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Humpty Dumpty Hypothesis: Egg Drop

Provided by: DeeDee Barnard and Tiffany Cooper


  • Plastic or foam cups (7 or 9 ounce)
  • Facial tissues
  • Plastic garbage bag
  • String (lightweight)
  • Eggs (raw)
  • Masking tape
  • Scissors
  • Measuring tape or yardstick
  • Hole punch
  • Stopwatch or timer

More experiments


In this activity, you will explore basic concepts like gravity, force, and acceleration. Parachutes help slow down a falling object to give it a soft landing. They are a great way to give a delicate object a safe ride from a high spot.

If you’ve ever dropped an egg, you know that it easily breaks when it falls, and it makes a big mess! In this activity, you’ll learn how to harness the power of physics and air resistance to develop different parachute designs to discover a safe way to deliver an egg to the ground.



Egg into cup, showing holes across from each other

Prepare the egg cradle. Use a hole punch or another tool (i.e., scissors) to make four holes in the top of a cup. Then take a few tissues and wad them up before putting them in the bottom of the cup.

Parachute being held to show how strings are attached to corners of square

Make a parachute to test out of a plastic garbage bag. Use scissors to cut a square out of the bag. Cut four equal lengths of string. Tie a piece of string to each corner of the garbage bag square, then tie the four loose ends of the string to the four holes in the top of the cup.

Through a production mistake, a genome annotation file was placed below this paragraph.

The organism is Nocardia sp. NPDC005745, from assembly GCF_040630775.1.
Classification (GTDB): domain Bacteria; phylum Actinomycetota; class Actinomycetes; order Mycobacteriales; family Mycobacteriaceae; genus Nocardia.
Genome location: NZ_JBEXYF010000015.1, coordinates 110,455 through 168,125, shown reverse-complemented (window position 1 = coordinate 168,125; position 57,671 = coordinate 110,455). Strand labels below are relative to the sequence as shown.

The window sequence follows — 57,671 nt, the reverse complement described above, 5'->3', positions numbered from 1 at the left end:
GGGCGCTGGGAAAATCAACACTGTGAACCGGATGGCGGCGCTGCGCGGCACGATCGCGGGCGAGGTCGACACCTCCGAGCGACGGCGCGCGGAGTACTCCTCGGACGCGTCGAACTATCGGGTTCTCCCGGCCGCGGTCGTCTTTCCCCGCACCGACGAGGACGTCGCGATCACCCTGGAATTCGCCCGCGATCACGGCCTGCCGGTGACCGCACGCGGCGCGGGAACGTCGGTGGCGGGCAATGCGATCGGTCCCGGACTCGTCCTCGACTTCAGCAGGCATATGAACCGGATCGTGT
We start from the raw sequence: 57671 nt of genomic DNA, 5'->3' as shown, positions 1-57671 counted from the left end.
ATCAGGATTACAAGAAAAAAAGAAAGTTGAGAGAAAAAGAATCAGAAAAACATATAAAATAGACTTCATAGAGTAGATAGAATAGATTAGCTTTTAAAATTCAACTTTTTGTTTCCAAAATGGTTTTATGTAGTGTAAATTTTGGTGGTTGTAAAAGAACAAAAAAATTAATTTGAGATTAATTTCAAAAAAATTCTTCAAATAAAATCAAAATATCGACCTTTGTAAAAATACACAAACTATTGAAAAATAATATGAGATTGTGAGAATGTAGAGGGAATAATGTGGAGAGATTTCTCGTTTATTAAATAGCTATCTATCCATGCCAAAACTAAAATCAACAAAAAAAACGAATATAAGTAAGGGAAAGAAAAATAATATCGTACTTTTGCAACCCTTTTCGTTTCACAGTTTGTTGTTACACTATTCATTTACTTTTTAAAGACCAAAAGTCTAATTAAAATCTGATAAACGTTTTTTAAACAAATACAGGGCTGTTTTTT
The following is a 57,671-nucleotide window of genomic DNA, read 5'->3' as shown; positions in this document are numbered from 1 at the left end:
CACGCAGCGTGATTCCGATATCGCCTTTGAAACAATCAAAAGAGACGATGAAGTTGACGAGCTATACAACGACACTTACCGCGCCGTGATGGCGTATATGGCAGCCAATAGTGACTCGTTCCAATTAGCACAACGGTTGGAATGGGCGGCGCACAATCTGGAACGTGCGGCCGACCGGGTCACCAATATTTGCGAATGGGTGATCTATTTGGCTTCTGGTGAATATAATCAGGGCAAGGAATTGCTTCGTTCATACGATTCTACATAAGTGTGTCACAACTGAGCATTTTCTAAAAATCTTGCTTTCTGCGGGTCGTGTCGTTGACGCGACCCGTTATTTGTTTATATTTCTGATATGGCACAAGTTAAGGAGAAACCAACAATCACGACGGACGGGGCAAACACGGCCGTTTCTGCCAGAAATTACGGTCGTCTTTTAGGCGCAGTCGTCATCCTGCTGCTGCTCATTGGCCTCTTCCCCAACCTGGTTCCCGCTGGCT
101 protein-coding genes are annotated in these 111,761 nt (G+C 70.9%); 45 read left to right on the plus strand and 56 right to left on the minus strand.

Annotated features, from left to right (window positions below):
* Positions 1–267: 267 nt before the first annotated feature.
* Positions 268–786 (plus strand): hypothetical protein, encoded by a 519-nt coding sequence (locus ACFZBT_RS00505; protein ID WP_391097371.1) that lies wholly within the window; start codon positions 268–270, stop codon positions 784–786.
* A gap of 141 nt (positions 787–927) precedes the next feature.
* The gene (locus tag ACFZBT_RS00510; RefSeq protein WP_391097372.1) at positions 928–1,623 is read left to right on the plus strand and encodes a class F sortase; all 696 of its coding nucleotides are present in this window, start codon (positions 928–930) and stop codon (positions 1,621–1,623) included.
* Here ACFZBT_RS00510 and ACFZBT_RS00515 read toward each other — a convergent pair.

Place tape across cup in "X" pattern with tied strings between pieces

Place an egg in the cup on top of the balled-up tissues. Then add a few more crumpled tissues and put masking tape across the top of each cup. Predict if the egg has a chance of surviving a fall from 10 to 12 feet.

Complete project being held above ground to drop.

Test your parachute by dropping it from a height (be careful) as you hold it from the top center of the parachute. (If any eggs break on the landing, make changes to the design to prevent any breaks the next time.)

After you have finished your experiment, challenge yourself to improve your design or try three different sized parachutes to see which one works the best! Time each parachute’s flight and record the data. (We recommend trying sizes: 10” x 10,” 20” x 20,” and 30” x 30”)

Observations and results:

  • Why do you think some parachutes fell faster than others?
  • What improvements would you make to your design with more time?

Adapted from: The Gazette; KIDSGAZETTE; January 4, 2021; ; By Iowa State University Extension and Outreach — Linn County 4-H Youth Development.